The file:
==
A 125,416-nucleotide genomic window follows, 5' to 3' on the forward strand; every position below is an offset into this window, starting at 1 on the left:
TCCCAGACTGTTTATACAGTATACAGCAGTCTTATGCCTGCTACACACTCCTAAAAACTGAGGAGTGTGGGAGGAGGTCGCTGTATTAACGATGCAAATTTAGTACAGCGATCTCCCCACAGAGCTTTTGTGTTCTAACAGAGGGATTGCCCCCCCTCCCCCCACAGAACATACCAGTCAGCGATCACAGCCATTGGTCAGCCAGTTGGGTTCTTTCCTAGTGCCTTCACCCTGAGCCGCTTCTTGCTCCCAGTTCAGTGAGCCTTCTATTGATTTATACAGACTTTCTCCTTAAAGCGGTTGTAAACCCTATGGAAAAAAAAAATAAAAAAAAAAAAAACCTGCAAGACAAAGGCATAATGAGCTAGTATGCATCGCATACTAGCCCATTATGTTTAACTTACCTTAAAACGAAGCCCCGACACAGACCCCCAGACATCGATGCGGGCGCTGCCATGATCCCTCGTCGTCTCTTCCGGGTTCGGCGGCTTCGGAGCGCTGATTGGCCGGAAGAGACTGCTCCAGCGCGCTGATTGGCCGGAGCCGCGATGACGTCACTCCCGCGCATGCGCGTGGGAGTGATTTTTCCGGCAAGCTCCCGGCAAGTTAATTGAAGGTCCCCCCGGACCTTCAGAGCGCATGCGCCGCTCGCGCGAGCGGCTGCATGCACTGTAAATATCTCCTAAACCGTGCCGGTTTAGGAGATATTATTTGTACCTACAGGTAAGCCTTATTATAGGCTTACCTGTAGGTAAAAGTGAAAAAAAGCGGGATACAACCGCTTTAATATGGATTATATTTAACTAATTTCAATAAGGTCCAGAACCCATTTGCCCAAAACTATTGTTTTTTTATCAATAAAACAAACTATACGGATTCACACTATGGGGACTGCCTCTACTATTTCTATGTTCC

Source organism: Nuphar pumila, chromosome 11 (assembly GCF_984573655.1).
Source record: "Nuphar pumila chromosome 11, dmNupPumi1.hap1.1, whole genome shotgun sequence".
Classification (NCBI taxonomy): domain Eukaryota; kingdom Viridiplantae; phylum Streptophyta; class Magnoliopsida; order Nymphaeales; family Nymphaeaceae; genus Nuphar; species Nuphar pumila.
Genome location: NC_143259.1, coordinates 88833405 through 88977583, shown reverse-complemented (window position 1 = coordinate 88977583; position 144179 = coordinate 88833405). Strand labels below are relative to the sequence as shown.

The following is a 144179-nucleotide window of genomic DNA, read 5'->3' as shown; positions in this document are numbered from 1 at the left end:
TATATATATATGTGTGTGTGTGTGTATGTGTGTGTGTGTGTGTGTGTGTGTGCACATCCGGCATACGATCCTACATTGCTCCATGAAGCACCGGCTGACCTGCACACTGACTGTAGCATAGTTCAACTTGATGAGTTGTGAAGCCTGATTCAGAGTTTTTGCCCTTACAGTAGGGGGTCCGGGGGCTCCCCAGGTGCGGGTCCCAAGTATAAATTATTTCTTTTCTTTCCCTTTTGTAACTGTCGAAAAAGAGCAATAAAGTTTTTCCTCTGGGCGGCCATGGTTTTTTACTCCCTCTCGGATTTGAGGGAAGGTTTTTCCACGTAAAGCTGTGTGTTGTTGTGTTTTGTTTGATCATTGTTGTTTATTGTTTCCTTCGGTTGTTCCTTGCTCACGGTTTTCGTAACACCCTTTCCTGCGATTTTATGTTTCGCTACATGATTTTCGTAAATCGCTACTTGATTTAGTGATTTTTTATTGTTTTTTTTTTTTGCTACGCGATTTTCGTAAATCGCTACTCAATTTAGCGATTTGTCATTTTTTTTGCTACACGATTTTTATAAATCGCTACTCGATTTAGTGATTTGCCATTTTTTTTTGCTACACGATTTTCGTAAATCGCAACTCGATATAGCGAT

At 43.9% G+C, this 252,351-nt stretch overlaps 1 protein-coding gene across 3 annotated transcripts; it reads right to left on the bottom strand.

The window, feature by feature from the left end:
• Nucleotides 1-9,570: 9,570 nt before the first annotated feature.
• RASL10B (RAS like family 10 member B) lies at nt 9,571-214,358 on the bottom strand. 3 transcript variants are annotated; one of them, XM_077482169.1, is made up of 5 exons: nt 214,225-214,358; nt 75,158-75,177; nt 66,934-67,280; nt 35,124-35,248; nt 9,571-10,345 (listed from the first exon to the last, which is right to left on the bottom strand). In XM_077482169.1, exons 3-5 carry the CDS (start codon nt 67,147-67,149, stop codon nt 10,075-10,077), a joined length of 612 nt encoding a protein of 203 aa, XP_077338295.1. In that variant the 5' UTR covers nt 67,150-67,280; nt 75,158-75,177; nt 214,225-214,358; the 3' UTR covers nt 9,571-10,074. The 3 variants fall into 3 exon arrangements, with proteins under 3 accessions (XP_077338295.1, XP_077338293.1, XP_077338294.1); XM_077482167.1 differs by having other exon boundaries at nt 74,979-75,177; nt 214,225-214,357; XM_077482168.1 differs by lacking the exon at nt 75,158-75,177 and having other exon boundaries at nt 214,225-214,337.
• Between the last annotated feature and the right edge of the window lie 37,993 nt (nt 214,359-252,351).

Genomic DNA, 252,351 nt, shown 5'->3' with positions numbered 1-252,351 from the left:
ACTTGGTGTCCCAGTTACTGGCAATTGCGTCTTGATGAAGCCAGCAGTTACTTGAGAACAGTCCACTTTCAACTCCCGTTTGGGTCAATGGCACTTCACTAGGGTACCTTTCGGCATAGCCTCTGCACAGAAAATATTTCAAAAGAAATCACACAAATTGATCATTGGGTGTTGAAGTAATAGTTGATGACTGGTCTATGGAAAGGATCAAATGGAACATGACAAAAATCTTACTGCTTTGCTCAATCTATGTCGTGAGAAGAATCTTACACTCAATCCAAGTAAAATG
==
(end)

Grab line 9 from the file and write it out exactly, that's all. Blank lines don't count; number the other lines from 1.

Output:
At 43.9% G+C, this 252,351-nt stretch overlaps 1 protein-coding gene across 3 annotated transcripts; it reads right to left on the bottom strand.